As a noun, a ‘defect’ means to impair worth or utility. When used as a verb, it means to leave one’s current situation for another. Yoenis Céspedes Milanés, the Cuban-born slugger known as “La Potencia,” epitomizes the latter. Having defected from his homeland in the summer of 2011 by way of the Dominican Republic, Céspedes – who splashed on to the world stage for the Cuban national team in the 2009 World Baseball Classic – was signed to a four-year, $36 million deal (the largest ever for a Cuban defector) by the Oakland Athletics in 2012 and was their starting center fielder. While Céspedes and 10 other relatives successfully left Cuba, other family members including his mother faced significant challenges and near-death to get to the U.S.
To cope with the separation from his loved ones, including his 4-year old son Yoenis, the powerfully-built Céspedes used baseball as his oasis. He quickly lived up to his billing as an offensive force by hitting .292 with 23 homers, 82 RBIs in 129 games and finishing second in the 2012 American League Rookie of the Year voting. Considered a five-tool player with his speed, arm strength, hitting power, hitting average and fielding talents, Céspedes was instrumental in the A’s playoff push after his arrival ending their five-year postseason drought. In the 2014 season, Céspedes hit a combined 22 homers, drove in 100 RBIs (then a career high) and posted a .260 batting average for the A’s and the Boston Red Sox on route to his first AL All-Star appearance as a reserve. Céspedes not only shared the stage with the world’s best, he seized it by demonstrating the raw power that earned his nickname and winning the ever-popular Home Run Derby in 2013 and 2014.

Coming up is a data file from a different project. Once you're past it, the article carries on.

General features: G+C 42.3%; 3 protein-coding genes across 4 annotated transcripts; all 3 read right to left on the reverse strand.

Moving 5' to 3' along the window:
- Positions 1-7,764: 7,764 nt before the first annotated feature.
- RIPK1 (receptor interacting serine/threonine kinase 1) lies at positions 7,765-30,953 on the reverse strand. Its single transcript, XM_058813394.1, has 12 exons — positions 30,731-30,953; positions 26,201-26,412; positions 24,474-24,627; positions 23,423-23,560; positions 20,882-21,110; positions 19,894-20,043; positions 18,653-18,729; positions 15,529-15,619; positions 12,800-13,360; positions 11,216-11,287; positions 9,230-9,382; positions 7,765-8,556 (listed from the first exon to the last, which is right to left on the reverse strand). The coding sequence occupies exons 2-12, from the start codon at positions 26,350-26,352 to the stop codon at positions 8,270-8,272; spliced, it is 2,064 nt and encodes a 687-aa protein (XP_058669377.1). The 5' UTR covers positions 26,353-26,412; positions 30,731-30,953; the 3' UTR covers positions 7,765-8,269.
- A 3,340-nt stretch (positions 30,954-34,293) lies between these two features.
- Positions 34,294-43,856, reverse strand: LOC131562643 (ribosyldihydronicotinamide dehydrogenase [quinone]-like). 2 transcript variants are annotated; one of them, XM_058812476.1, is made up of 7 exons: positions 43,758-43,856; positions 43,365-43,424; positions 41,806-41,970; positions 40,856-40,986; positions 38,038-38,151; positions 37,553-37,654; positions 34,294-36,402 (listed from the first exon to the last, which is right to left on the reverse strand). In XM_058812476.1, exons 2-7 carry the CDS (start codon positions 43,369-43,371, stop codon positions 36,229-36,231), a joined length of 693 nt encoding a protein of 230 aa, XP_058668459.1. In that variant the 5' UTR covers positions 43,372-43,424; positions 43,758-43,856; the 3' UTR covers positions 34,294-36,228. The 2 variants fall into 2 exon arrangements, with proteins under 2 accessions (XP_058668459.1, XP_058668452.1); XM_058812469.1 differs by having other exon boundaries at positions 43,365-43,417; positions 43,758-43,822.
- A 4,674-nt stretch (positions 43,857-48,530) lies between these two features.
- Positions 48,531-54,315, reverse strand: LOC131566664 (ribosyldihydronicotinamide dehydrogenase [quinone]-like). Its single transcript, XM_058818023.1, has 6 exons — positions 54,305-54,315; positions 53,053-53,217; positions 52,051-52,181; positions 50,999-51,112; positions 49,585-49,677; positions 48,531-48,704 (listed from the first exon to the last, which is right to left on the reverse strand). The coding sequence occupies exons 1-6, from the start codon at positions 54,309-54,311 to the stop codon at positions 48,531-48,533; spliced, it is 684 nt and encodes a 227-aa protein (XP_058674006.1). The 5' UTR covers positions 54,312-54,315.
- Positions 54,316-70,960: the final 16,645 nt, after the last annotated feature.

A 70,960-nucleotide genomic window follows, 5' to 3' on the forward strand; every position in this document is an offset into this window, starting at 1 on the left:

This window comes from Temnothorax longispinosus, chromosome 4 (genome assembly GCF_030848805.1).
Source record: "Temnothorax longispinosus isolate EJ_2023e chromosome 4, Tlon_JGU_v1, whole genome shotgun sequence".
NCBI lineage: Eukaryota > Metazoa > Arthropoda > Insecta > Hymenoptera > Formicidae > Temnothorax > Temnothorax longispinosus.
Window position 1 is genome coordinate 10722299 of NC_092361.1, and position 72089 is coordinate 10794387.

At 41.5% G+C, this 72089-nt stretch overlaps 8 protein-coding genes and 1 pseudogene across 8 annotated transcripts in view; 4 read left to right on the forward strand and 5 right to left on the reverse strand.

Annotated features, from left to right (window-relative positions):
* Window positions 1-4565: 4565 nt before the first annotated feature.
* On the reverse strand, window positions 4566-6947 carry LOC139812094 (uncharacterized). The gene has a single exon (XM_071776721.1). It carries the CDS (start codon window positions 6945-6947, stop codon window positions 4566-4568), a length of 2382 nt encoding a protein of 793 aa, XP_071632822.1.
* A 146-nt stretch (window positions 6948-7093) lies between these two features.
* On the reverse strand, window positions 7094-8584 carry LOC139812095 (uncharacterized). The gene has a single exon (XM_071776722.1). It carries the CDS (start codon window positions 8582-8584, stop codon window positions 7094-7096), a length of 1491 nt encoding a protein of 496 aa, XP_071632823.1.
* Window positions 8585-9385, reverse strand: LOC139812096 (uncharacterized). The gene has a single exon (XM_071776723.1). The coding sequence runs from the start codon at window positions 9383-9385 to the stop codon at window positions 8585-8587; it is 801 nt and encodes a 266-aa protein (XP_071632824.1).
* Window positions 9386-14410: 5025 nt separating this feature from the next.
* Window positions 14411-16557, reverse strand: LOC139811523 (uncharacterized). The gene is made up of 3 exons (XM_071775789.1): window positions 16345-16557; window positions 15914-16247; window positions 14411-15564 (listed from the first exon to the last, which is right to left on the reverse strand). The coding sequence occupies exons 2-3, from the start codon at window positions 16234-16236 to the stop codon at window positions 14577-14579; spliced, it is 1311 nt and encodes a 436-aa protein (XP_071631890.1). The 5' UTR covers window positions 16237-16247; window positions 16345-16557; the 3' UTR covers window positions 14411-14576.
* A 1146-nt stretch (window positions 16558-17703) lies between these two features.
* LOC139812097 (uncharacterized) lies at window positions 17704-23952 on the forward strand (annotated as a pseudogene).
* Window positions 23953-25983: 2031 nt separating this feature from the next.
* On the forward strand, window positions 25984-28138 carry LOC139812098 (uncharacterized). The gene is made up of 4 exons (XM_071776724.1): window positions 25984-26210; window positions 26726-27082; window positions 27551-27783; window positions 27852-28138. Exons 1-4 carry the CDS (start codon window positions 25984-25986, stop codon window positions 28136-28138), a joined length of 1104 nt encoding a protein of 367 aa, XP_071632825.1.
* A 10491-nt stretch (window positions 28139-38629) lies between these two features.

On July 31, 2015 the Mets acquired Céspedes from the Detroit Tigers. Trailing the Washington Nationals by two games in the NL East and lacking muscle in the middle of their lineup, he delivered the offensive punch they desperately needed and was the key cog in turning a tight NL East race. Céspedes rewarded Mets fans and their brass with a .287 batting average, 17 home runs and 44 RBIs in 57 games and propelled them to their first playoffs since 2006 and first World Series appearance since 2000. Though he struggled offensively in the postseason and at times appeared overwhelmed by his first World Series, Céspedes fueled a playoff run that brought resurgence to a moribund franchise mired in financial woes and a faithful fan base that has been waiting to erupt.
Having reached new personal bests of 35 home runs, 105 RBIs and 159 regular season games (all in 2015), Céspedes – a free agent – will undoubtedly command lucrative, multi-year offers from a number of would-be suitors. The only question is where will “The Power” be turned on next?
Image credit: Kevin C. Cox